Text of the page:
Another accuser, Janice Baker-Kinney, was a bartender at Harrah’s Reno. She says she became “fuzzy” and “woozy” after taking two pills at a house in Reno where Cosby had lured her with promises of a party that never materialized. Heidi Thomas, a model who also is slated to testify, says she, too, was drugged and assaulted by Cosby in Reno.
Two other witnesses joining them will be Chelan Lasha and Lise-Lotte Lublin. They both say they were drugged and sexually assaulted by Cosby in his suite at a Las Vegas hotel in the mid- to late 1980s. Lasha says she believes Cosby slipped a drug into a glass of Amaretto he gave her. Lublin says Cosby gave her two drinks, saying they would help “relax” her.
Prosecutors have signaled that they do not plan to call Kelley Johnson, the one previous accuser who was allowed to testify at Cosby’s first trial. Johnson sobbed on the witness stand while recounting her allegation that Cosby drugged and sexually assaulted her at a Los Angeles hotel.
The strongest evidence against Cosby
Cosby gave extraordinary testimony in 2005 and 2006 during a lawsuit filed against him by Constand. (The case was eventually settled for an undisclosed amount.) Over the course of four days of questioning, Cosby admitted to acquiring quaaludes, a powerful sedative that was once a popular recreational drug, to give to women with whom he wanted to have sex in the 1970s. Cosby also testified about his sexual contact with Constand but characterized it as consensual. In the deposition, Cosby acknowledged giving pills to Constand but said they were the over-the-counter allergy medication Benadryl.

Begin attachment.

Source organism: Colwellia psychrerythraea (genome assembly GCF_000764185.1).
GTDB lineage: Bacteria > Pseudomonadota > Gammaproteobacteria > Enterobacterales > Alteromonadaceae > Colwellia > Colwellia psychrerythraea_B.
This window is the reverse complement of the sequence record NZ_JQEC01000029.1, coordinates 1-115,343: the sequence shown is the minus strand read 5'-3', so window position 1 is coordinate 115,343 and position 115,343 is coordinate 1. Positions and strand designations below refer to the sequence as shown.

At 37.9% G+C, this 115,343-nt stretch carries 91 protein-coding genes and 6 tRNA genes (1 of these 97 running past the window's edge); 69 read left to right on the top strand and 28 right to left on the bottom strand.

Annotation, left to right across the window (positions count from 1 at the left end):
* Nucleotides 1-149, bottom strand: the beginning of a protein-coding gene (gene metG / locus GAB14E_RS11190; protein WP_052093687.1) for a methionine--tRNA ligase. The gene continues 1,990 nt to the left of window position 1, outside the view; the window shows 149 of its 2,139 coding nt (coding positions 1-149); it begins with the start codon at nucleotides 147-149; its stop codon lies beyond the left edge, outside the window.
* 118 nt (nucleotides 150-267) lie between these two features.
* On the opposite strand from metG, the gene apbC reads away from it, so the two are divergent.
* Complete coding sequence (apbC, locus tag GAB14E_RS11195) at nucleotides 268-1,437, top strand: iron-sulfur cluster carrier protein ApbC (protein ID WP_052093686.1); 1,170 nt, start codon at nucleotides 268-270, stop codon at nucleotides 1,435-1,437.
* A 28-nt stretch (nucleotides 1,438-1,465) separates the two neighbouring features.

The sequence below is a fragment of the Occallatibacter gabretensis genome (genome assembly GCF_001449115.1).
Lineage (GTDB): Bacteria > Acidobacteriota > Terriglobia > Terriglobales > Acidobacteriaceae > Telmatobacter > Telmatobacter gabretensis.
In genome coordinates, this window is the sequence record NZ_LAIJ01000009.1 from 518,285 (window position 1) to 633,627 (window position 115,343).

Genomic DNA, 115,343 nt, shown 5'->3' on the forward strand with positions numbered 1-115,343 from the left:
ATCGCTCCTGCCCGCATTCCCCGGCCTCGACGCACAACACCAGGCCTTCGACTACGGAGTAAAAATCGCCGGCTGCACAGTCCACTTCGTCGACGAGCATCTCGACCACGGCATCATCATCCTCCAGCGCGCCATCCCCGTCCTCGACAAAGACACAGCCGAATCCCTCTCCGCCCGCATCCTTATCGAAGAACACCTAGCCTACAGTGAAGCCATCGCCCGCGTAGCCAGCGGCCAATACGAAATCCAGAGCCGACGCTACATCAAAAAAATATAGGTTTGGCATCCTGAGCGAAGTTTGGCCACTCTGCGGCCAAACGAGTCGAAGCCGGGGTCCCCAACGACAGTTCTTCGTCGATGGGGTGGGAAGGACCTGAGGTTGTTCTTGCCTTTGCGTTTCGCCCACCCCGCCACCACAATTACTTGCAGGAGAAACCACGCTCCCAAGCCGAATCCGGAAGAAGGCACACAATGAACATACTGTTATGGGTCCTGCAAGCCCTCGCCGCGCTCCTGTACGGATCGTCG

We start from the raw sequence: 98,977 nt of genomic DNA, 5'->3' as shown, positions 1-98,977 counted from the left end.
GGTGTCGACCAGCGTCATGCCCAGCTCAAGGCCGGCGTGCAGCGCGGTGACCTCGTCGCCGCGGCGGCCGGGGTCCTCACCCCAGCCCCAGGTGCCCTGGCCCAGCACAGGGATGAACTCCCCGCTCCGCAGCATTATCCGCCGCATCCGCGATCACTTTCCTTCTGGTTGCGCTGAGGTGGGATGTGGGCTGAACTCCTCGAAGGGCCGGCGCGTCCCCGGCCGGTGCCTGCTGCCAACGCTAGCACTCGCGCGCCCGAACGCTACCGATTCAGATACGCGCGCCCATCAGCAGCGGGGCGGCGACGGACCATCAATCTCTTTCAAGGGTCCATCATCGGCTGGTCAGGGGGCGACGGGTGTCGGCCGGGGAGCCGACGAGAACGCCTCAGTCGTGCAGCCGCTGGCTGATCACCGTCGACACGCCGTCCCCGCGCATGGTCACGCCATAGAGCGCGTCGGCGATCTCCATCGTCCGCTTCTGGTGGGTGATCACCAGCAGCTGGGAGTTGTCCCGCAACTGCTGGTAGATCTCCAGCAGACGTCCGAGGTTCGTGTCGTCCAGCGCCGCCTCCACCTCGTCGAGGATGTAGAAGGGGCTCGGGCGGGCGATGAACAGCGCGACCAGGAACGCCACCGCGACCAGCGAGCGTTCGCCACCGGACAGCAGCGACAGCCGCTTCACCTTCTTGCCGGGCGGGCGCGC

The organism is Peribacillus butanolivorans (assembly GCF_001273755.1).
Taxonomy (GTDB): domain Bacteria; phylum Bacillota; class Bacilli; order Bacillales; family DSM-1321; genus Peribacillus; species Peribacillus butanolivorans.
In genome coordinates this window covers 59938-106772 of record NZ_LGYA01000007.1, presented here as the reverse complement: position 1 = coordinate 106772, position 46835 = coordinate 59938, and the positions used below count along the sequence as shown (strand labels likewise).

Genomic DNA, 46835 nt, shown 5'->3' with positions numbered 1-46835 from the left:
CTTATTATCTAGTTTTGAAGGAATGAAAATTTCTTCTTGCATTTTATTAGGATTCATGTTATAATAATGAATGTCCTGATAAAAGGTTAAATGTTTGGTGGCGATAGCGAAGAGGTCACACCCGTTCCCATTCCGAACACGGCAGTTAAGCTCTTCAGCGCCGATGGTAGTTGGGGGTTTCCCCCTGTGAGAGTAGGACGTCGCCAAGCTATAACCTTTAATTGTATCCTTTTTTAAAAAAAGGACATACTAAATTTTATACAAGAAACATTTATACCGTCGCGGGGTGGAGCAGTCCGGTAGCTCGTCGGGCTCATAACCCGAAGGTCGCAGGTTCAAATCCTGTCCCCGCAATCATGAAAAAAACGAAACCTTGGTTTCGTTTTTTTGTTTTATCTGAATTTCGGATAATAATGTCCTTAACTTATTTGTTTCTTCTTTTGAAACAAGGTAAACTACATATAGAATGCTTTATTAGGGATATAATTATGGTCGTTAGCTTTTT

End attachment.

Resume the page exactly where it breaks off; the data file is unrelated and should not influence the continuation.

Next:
Weaknesses of the prosecution case
There appears to be no physical evidence to support Constand’s allegations. She was not examined by a doctor after the alleged incident. She did not contact police until a year later, and there are several inconsistencies in her statements to investigators that could be used to undercut her credibility. Though the criminal case was filed just before the expiration of Pennsylvania’s statute of limitations, it will be going to trial more than 14 years after the alleged incident.